Terminal Island by John Shannon
My rating: 2 of 5 stars
"Terminal Island" is my fifth book by John Shannon. I liked the previous four quite a lot (two four-star ratings and two three-star ones). Alas, I do not like this one. This novel is cooked in a smarmy sauce of utmost Political Correctness. I happen to deeply believe in the idea of equality of all races, but I cannot stand when someone tries to clumsily ram it down my throat. Even the most profound and beautiful ideas get cheapened when they are ineptly promoted. And in this book Mr. Shannon displays ineptness with a capital “I”.
The whole thread that involves Maeve’s (Jack Liffey’s daughter) friendship with Ornetta and with Jack’s father sounds as though it has been taken out of a children's book written to promote diversity. Noble goal, lame approach. The thread of Gloria Ramirez, a native American cop, is also crudely handled.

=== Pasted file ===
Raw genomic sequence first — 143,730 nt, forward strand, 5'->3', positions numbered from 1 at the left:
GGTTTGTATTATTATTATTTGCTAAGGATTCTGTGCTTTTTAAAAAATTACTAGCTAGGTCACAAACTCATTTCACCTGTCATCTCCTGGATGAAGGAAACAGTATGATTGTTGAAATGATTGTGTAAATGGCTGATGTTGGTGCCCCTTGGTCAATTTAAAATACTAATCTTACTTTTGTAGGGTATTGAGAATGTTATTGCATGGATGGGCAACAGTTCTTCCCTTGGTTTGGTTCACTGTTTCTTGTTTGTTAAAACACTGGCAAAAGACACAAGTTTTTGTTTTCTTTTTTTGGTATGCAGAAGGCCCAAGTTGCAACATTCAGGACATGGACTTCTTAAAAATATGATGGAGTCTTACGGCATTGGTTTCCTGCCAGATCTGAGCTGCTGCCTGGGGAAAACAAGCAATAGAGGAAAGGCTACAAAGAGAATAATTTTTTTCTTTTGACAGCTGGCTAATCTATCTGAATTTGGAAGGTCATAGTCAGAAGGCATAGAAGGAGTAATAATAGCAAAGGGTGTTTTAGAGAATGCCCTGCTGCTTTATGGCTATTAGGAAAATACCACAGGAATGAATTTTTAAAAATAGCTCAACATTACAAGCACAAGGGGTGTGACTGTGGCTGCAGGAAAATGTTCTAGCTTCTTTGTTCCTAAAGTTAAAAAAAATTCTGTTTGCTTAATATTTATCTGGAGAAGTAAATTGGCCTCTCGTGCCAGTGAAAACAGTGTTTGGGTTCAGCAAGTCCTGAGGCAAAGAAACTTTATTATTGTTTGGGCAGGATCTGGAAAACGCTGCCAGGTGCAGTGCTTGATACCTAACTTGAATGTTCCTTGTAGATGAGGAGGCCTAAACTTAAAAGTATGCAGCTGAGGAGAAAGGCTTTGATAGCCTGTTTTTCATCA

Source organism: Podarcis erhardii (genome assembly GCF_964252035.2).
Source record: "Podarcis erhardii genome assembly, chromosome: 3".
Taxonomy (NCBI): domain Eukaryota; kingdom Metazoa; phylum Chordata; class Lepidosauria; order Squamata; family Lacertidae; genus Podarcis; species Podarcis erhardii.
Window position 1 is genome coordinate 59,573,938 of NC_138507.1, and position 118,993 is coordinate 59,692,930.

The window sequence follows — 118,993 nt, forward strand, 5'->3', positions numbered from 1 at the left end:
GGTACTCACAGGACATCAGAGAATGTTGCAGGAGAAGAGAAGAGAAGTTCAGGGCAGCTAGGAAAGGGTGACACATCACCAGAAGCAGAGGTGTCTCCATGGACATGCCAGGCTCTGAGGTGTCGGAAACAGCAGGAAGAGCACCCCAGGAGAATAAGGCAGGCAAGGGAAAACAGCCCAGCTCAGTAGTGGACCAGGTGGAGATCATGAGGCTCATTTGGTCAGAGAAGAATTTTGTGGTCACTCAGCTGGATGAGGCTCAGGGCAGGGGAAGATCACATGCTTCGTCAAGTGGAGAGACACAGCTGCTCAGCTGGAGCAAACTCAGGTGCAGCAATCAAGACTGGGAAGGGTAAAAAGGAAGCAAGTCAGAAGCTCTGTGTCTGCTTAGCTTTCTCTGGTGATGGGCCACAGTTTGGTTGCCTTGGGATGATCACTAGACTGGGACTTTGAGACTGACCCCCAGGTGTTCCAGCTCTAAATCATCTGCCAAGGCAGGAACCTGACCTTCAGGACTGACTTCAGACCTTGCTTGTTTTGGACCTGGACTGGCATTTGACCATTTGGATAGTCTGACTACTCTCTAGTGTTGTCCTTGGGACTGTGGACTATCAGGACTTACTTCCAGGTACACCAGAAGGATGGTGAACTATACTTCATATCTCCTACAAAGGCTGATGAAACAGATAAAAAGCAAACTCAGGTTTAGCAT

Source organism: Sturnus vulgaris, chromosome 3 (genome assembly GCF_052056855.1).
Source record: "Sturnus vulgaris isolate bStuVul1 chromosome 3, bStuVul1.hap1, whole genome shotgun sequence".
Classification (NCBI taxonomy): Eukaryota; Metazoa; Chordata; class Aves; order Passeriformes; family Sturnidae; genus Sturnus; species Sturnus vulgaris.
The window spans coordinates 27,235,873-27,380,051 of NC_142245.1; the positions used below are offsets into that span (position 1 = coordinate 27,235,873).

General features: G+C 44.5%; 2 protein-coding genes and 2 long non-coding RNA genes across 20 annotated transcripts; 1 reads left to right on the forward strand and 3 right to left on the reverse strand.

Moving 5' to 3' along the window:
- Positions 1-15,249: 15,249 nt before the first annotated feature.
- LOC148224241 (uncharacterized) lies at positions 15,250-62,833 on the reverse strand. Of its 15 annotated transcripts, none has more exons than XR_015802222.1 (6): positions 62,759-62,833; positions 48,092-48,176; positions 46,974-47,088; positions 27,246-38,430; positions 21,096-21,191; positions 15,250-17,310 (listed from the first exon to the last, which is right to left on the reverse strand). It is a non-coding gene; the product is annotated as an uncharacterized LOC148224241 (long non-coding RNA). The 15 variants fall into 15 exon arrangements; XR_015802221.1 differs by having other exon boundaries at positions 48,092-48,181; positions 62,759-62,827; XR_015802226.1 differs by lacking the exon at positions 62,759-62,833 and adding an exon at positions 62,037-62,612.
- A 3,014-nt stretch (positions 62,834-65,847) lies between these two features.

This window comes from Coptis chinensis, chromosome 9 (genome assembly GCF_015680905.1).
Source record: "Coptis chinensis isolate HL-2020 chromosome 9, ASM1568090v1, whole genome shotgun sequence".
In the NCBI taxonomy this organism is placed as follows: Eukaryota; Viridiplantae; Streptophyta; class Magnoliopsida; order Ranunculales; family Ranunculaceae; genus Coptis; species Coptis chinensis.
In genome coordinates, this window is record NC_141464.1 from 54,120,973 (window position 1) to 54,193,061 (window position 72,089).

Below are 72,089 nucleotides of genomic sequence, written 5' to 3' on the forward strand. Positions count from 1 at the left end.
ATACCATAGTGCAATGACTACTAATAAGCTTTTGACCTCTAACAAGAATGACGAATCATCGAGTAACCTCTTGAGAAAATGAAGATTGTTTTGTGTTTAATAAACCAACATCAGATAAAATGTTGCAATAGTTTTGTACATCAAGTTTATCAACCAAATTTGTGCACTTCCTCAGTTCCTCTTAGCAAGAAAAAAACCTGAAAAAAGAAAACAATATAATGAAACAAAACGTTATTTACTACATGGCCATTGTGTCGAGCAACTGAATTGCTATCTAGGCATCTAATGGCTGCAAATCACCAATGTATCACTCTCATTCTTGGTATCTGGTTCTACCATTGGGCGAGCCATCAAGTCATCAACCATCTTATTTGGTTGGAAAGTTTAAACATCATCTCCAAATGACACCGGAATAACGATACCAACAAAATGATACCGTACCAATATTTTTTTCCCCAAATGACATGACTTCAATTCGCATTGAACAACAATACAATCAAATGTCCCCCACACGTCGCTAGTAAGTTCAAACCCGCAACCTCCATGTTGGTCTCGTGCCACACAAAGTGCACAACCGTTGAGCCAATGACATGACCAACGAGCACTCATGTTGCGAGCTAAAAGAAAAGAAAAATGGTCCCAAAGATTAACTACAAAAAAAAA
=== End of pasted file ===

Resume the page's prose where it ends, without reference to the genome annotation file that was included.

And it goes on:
Furthermore (and this is my private, subjective pet peeve), the whole samurai thing, the honor stuff, the Bushido code are ridiculous. I do not want to waste time on this. As Jack Liffey says himself “it’s part of a world that’s gone”.
On the positive side, what Mr. Shannon delivers in this novel is an uncannily accurate (as usual) portrayal of the L.A. metropolis. This time, it is San Pedro and vicinity, including, of course, Terminal Island.
Also, a great quote about a SWAT team: “the American metaphor: overequipped and underbrained”. And the ending is sort of hilarious, in a rather cruel way.
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